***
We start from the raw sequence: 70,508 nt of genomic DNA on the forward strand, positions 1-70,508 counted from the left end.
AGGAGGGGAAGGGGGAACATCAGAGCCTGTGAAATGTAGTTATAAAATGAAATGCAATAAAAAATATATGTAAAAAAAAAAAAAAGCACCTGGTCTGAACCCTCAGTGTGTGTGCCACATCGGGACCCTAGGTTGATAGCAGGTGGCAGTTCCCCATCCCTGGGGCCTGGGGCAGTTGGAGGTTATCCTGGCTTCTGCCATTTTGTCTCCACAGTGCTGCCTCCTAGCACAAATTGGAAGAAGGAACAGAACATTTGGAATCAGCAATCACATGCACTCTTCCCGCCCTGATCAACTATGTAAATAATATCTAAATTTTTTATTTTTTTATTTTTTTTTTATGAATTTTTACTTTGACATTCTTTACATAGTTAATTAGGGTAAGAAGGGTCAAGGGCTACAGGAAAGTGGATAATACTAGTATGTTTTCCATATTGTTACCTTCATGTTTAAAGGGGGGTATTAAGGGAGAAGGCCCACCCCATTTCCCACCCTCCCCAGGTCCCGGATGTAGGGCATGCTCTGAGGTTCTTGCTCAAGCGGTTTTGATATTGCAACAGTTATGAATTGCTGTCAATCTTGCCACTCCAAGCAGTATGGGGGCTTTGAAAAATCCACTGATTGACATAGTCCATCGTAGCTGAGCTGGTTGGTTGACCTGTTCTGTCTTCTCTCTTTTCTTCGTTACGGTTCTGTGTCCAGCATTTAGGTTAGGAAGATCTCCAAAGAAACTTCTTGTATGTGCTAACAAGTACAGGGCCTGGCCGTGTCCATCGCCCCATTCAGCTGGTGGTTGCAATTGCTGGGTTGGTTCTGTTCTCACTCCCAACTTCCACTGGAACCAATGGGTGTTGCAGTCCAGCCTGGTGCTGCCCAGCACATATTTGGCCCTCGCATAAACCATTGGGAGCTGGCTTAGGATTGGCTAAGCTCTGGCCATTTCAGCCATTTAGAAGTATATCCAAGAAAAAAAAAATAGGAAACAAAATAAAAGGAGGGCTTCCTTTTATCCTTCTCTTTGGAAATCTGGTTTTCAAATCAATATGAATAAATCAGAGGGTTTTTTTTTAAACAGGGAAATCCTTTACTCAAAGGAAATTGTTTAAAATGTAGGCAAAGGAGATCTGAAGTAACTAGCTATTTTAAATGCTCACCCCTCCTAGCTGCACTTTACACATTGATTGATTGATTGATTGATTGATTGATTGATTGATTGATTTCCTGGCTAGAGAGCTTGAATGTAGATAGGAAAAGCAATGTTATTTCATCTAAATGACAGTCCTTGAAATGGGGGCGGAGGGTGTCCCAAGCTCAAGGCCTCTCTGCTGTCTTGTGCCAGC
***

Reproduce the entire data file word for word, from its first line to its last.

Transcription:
We start from the raw sequence: 70,508 nt of genomic DNA on the forward strand, positions 1-70,508 counted from the left end.
AGGAGGGGAAGGGGGAACATCAGAGCCTGTGAAATGTAGTTATAAAATGAAATGCAATAAAAAATATATGTAAAAAAAAAAAAAAGCACCTGGTCTGAACCCTCAGTGTGTGTGCCACATCGGGACCCTAGGTTGATAGCAGGTGGCAGTTCCCCATCCCTGGGGCCTGGGGCAGTTGGAGGTTATCCTGGCTTCTGCCATTTTGTCTCCACAGTGCTGCCTCCTAGCACAAATTGGAAGAAGGAACAGAACATTTGGAATCAGCAATCACATGCACTCTTCCCGCCCTGATCAACTATGTAAATAATATCTAAATTTTTTATTTTTTTATTTTTTTTTTATGAATTTTTACTTTGACATTCTTTACATAGTTAATTAGGGTAAGAAGGGTCAAGGGCTACAGGAAAGTGGATAATACTAGTATGTTTTCCATATTGTTACCTTCATGTTTAAAGGGGGGTATTAAGGGAGAAGGCCCACCCCATTTCCCACCCTCCCCAGGTCCCGGATGTAGGGCATGCTCTGAGGTTCTTGCTCAAGCGGTTTTGATATTGCAACAGTTATGAATTGCTGTCAATCTTGCCACTCCAAGCAGTATGGGGGCTTTGAAAAATCCACTGATTGACATAGTCCATCGTAGCTGAGCTGGTTGGTTGACCTGTTCTGTCTTCTCTCTTTTCTTCGTTACGGTTCTGTGTCCAGCATTTAGGTTAGGAAGATCTCCAAAGAAACTTCTTGTATGTGCTAACAAGTACAGGGCCTGGCCGTGTCCATCGCCCCATTCAGCTGGTGGTTGCAATTGCTGGGTTGGTTCTGTTCTCACTCCCAACTTCCACTGGAACCAATGGGTGTTGCAGTCCAGCCTGGTGCTGCCCAGCACATATTTGGCCCTCGCATAAACCATTGGGAGCTGGCTTAGGATTGGCTAAGCTCTGGCCATTTCAGCCATTTAGAAGTATATCCAAGAAAAAAAAAATAGGAAACAAAATAAAAGGAGGGCTTCCTTTTATCCTTCTCTTTGGAAATCTGGTTTTCAAATCAATATGAATAAATCAGAGGGTTTTTTTTTAAACAGGGAAATCCTTTACTCAAAGGAAATTGTTTAAAATGTAGGCAAAGGAGATCTGAAGTAACTAGCTATTTTAAATGCTCACCCCTCCTAGCTGCACTTTACACATTGATTGATTGATTGATTGATTGATTGATTGATTGATTGATTTCCTGGCTAGAGAGCTTGAATGTAGATAGGAAAAGCAATGTTATTTCATCTAAATGACAGTCCTTGAAATGGGGGCGGAGGGTGTCCCAAGCTCAAGGCCTCTCTGCTGTCTTGTGCCAGC